Business success anywhere in the world can often depend on a company’s willingness to serve local interests as much as on its ability to offer a good-quality product at a fair price. In the Middle East, perhaps more than elsewhere, a company’s product offerings best come with a readiness to help build a foundation for industrial and societal development. Boeing learned that lesson the hard way, as its past tendency to simply “parachute in” for sales resulted in some lackluster results over the years, particularly in the commercial realm.
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The union representing Boeing machinists scheduled a November 13 vote on a new contract offer from the company that is described as critical to its decision to base work on the new 777X widebody in the Puget Sound region of Washington state. The basing decision also depends on the state legislature’s approving an incentives package, according to Gov. Jay Inslee.
Less-than-satisfactory dispatch reliability of the Boeing 787 hasn’t discouraged the company’s ambitions to ensure enough airplanes roll out of the two Dreamliner factories to meet delivery commitments. Now building 787s at a rate of seven per month, the company announced plans last week to raise rates from the 10 per month targeted for the end of this year to 12 per month by 2016 and 14 a month before the end of the decade.
Aviall, a Boeing Company, has been shaking things up near the top, as far as staff are concerned. The company announced during NBAA 2013 that Terry Scott has been named to a newly created position, senior vice president of business development.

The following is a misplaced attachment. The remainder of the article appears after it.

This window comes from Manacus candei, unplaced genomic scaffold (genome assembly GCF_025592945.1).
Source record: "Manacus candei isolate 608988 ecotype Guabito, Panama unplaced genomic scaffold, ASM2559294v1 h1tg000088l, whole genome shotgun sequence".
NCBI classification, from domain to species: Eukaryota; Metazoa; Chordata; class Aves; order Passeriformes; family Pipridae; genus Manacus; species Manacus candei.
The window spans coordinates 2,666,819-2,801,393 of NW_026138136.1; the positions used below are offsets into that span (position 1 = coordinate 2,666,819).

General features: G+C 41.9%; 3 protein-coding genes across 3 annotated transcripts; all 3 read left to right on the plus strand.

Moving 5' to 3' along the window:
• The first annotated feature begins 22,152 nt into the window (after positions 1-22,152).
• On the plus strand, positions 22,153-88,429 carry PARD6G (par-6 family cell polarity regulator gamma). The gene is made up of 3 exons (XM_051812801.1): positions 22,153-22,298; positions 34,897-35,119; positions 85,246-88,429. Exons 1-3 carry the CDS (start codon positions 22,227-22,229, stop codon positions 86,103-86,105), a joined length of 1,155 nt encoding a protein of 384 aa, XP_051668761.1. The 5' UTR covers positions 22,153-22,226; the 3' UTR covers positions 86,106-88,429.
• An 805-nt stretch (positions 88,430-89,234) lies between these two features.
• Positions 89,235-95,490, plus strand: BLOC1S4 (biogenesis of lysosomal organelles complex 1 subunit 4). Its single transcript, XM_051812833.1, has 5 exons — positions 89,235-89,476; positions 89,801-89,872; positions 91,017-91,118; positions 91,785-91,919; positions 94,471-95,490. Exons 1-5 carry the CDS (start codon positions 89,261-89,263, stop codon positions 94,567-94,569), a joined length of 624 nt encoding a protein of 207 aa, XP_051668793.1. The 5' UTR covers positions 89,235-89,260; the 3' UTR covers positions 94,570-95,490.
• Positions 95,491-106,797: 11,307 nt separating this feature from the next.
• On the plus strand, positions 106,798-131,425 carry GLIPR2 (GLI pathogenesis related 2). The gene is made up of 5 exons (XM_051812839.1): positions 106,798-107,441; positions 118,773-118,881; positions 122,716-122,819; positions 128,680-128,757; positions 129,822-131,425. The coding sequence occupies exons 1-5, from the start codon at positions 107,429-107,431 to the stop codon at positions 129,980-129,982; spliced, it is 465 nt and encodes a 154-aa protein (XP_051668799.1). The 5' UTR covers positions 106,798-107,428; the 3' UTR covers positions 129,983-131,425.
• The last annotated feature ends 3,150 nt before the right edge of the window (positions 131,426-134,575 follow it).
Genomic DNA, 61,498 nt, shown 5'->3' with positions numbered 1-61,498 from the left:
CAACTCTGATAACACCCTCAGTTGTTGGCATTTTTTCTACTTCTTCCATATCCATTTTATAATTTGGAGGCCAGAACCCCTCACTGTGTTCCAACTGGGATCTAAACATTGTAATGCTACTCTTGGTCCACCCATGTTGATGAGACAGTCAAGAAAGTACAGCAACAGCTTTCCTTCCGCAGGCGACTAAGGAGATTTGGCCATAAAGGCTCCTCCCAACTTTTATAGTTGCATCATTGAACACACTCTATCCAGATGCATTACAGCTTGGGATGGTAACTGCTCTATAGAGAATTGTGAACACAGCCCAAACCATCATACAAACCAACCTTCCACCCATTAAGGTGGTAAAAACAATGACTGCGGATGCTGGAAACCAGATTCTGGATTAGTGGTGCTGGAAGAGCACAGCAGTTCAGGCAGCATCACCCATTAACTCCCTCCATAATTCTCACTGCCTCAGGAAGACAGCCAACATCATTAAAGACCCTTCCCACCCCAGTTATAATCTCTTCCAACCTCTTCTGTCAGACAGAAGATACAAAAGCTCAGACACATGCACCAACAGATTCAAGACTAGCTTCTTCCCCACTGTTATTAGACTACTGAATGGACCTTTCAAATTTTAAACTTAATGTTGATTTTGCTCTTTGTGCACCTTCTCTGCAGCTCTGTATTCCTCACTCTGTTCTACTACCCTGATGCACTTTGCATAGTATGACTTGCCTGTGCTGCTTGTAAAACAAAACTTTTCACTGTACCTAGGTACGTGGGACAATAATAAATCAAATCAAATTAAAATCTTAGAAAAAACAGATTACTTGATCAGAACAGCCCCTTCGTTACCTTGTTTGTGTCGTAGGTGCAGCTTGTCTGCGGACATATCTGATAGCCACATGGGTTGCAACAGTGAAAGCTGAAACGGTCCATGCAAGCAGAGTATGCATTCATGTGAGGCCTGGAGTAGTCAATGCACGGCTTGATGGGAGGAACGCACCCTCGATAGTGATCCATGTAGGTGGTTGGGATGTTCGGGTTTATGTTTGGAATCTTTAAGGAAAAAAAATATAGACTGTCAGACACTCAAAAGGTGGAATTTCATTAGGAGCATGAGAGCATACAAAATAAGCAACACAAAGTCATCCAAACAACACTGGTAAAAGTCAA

U.S. Federal Aviation Administration inspectors responsible for clearing airplanes for delivery returned to work this week at Boeing’s Charleston, South Carolina 787 plant following a nearly weeklong furlough due to the partial federal government shutdown, Boeing confirmed in a statement to AIN on Tuesday.
Greenpoint Technologies in Kirkland, Wash., is best known for its green interior outfitting of executive and government variants of Boeing airliners. More recently, in August, the company announced it has contracted for a build-to-print and testing program that includes manufacturing interior bar units, coat closets and video control cabinets for eight new Boeing 777-200 airliners.
Norwegian Air Shuttle removed from long-haul service one of its two Boeing 787s over the weekend following a series of technical problems, the latest involving a hydraulic pump. Following the incident in Thailand, Norwegian flew the airplane from Bangkok back to its base in Stockholm, where a team of Boeing engineers has begun to work on it. A Norwegian spokesman would offer no time estimate for a return to service.
A pair of first flights last week carried big stakes for each of the respective airplanes’ North American airframe makers. But while the maiden mission of the Boeing 787-9 meant a return to “business as usual” in Everett, Washington, the first flight of the Bombardier CSeries outside Montreal, in Mirabel, Quebec, marked the climax of a project on which the Canadian company has bet its future.
As Jet Aviation Basel prepares to perform private Boeing 787 completions, the company sent a team of maintenance technicians from the completions center to receive EASA Part 66 B1/B2 type training on the all-composite jetliner at Boeing’s facilities in Seattle. Jet Aviation engineers have already completed an advanced 787 structural repairs training course provided by Boeing.
Boeing will expand the capacity of its factory in Helena, Montana, by nearly 50 percent to support increased demand for commercial airplanes and new work for the Boeing 787-10 Dreamliner, company CEO Jim McNerney announced Tuesday during the Montana Jobs Summit in Butte. McNerney appeared at the event with Montana Senator Max Baucus and Governor Steve Bullock.